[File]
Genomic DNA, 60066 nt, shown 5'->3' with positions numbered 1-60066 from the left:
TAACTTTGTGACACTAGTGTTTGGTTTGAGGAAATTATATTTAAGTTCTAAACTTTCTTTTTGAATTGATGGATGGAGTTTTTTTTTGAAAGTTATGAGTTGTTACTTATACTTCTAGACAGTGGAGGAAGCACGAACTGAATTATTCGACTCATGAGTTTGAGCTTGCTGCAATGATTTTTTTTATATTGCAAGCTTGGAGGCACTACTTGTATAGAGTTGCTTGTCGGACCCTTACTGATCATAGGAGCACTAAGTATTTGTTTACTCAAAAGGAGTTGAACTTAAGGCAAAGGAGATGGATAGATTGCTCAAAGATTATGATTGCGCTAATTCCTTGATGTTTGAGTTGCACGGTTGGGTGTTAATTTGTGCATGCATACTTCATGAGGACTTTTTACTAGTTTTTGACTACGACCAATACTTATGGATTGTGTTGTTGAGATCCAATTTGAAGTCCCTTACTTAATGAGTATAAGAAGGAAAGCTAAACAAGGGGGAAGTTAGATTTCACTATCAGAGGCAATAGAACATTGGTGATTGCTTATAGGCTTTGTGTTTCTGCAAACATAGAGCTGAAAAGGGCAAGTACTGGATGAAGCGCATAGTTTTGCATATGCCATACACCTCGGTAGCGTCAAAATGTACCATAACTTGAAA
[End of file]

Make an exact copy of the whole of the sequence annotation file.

Genomic DNA, 60066 nt, shown 5'->3' with positions numbered 1-60066 from the left:
TAACTTTGTGACACTAGTGTTTGGTTTGAGGAAATTATATTTAAGTTCTAAACTTTCTTTTTGAATTGATGGATGGAGTTTTTTTTTGAAAGTTATGAGTTGTTACTTATACTTCTAGACAGTGGAGGAAGCACGAACTGAATTATTCGACTCATGAGTTTGAGCTTGCTGCAATGATTTTTTTTATATTGCAAGCTTGGAGGCACTACTTGTATAGAGTTGCTTGTCGGACCCTTACTGATCATAGGAGCACTAAGTATTTGTTTACTCAAAAGGAGTTGAACTTAAGGCAAAGGAGATGGATAGATTGCTCAAAGATTATGATTGCGCTAATTCCTTGATGTTTGAGTTGCACGGTTGGGTGTTAATTTGTGCATGCATACTTCATGAGGACTTTTTACTAGTTTTTGACTACGACCAATACTTATGGATTGTGTTGTTGAGATCCAATTTGAAGTCCCTTACTTAATGAGTATAAGAAGGAAAGCTAAACAAGGGGGAAGTTAGATTTCACTATCAGAGGCAATAGAACATTGGTGATTGCTTATAGGCTTTGTGTTTCTGCAAACATAGAGCTGAAAAGGGCAAGTACTGGATGAAGCGCATAGTTTTGCATATGCCATACACCTCGGTAGCGTCAAAATGTACCATAACTTGAAA